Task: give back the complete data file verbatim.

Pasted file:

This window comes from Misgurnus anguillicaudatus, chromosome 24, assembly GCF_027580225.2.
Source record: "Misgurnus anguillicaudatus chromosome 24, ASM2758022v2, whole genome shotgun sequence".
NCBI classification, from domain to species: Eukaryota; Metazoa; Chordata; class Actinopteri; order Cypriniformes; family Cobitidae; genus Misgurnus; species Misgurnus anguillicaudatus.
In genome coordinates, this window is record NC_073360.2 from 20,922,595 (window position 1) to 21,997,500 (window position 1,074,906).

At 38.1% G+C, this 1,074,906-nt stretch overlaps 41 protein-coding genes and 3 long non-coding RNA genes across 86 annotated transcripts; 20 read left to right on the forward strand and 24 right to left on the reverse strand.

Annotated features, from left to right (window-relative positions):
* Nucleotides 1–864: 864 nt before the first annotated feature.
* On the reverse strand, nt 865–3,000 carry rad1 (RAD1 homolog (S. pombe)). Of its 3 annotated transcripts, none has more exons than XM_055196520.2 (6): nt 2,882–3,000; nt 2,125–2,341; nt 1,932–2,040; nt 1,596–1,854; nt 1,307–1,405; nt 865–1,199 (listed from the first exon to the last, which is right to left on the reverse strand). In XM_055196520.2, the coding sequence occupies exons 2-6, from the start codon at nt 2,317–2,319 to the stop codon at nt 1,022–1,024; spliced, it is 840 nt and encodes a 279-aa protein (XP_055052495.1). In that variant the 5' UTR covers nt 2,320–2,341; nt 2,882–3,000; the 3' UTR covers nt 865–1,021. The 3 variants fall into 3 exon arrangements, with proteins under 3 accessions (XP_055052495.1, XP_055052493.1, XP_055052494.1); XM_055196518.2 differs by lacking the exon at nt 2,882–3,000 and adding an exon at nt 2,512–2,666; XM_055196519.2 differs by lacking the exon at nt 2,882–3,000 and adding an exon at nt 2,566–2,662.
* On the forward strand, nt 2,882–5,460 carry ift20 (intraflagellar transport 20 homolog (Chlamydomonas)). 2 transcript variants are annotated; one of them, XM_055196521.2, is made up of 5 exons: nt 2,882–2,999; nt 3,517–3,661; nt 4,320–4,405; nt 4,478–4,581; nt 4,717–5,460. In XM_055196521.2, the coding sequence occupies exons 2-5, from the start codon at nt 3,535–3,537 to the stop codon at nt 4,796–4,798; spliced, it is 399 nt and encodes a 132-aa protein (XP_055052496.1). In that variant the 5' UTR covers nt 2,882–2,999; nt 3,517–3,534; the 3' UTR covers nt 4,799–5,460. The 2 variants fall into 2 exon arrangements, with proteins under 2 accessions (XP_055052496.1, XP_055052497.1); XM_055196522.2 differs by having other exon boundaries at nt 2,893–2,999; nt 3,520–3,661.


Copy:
This window comes from Misgurnus anguillicaudatus, chromosome 24, assembly GCF_027580225.2.
Source record: "Misgurnus anguillicaudatus chromosome 24, ASM2758022v2, whole genome shotgun sequence".
NCBI classification, from domain to species: Eukaryota; Metazoa; Chordata; class Actinopteri; order Cypriniformes; family Cobitidae; genus Misgurnus; species Misgurnus anguillicaudatus.
In genome coordinates, this window is record NC_073360.2 from 20,922,595 (window position 1) to 21,997,500 (window position 1,074,906).

At 38.1% G+C, this 1,074,906-nt stretch overlaps 41 protein-coding genes and 3 long non-coding RNA genes across 86 annotated transcripts; 20 read left to right on the forward strand and 24 right to left on the reverse strand.

Annotated features, from left to right (window-relative positions):
* Nucleotides 1–864: 864 nt before the first annotated feature.
* On the reverse strand, nt 865–3,000 carry rad1 (RAD1 homolog (S. pombe)). Of its 3 annotated transcripts, none has more exons than XM_055196520.2 (6): nt 2,882–3,000; nt 2,125–2,341; nt 1,932–2,040; nt 1,596–1,854; nt 1,307–1,405; nt 865–1,199 (listed from the first exon to the last, which is right to left on the reverse strand). In XM_055196520.2, the coding sequence occupies exons 2-6, from the start codon at nt 2,317–2,319 to the stop codon at nt 1,022–1,024; spliced, it is 840 nt and encodes a 279-aa protein (XP_055052495.1). In that variant the 5' UTR covers nt 2,320–2,341; nt 2,882–3,000; the 3' UTR covers nt 865–1,021. The 3 variants fall into 3 exon arrangements, with proteins under 3 accessions (XP_055052495.1, XP_055052493.1, XP_055052494.1); XM_055196518.2 differs by lacking the exon at nt 2,882–3,000 and adding an exon at nt 2,512–2,666; XM_055196519.2 differs by lacking the exon at nt 2,882–3,000 and adding an exon at nt 2,566–2,662.
* On the forward strand, nt 2,882–5,460 carry ift20 (intraflagellar transport 20 homolog (Chlamydomonas)). 2 transcript variants are annotated; one of them, XM_055196521.2, is made up of 5 exons: nt 2,882–2,999; nt 3,517–3,661; nt 4,320–4,405; nt 4,478–4,581; nt 4,717–5,460. In XM_055196521.2, the coding sequence occupies exons 2-5, from the start codon at nt 3,535–3,537 to the stop codon at nt 4,796–4,798; spliced, it is 399 nt and encodes a 132-aa protein (XP_055052496.1). In that variant the 5' UTR covers nt 2,882–2,999; nt 3,517–3,534; the 3' UTR covers nt 4,799–5,460. The 2 variants fall into 2 exon arrangements, with proteins under 2 accessions (XP_055052496.1, XP_055052497.1); XM_055196522.2 differs by having other exon boundaries at nt 2,893–2,999; nt 3,520–3,661.